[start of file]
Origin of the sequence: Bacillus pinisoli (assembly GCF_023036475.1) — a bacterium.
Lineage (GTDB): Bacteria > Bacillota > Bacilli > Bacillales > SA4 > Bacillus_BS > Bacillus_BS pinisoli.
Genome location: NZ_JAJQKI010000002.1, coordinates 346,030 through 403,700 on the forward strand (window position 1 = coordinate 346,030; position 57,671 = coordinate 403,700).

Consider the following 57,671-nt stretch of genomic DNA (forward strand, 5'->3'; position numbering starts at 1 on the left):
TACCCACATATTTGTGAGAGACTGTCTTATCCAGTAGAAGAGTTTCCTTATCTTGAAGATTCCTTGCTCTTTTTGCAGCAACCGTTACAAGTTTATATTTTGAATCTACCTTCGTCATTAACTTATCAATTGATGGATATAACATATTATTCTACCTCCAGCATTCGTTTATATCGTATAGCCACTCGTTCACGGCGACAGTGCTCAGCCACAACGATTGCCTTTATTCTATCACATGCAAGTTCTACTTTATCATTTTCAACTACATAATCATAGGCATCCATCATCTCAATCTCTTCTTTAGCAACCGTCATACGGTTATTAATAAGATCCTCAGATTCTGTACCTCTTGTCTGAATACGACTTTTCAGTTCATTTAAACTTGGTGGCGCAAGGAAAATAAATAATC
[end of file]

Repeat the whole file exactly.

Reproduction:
Origin of the sequence: Bacillus pinisoli (assembly GCF_023036475.1) — a bacterium.
Lineage (GTDB): Bacteria > Bacillota > Bacilli > Bacillales > SA4 > Bacillus_BS > Bacillus_BS pinisoli.
Genome location: NZ_JAJQKI010000002.1, coordinates 346,030 through 403,700 on the forward strand (window position 1 = coordinate 346,030; position 57,671 = coordinate 403,700).

Consider the following 57,671-nt stretch of genomic DNA (forward strand, 5'->3'; position numbering starts at 1 on the left):
TACCCACATATTTGTGAGAGACTGTCTTATCCAGTAGAAGAGTTTCCTTATCTTGAAGATTCCTTGCTCTTTTTGCAGCAACCGTTACAAGTTTATATTTTGAATCTACCTTCGTCATTAACTTATCAATTGATGGATATAACATATTATTCTACCTCCAGCATTCGTTTATATCGTATAGCCACTCGTTCACGGCGACAGTGCTCAGCCACAACGATTGCCTTTATTCTATCACATGCAAGTTCTACTTTATCATTTTCAACTACATAATCATAGGCATCCATCATCTCAATCTCTTCTTTAGCAACCGTCATACGGTTATTAATAAGATCCTCAGATTCTGTACCTCTTGTCTGAATACGACTTTTCAGTTCATTTAAACTTGGTGGCGCAAGGAAAATAAATAATC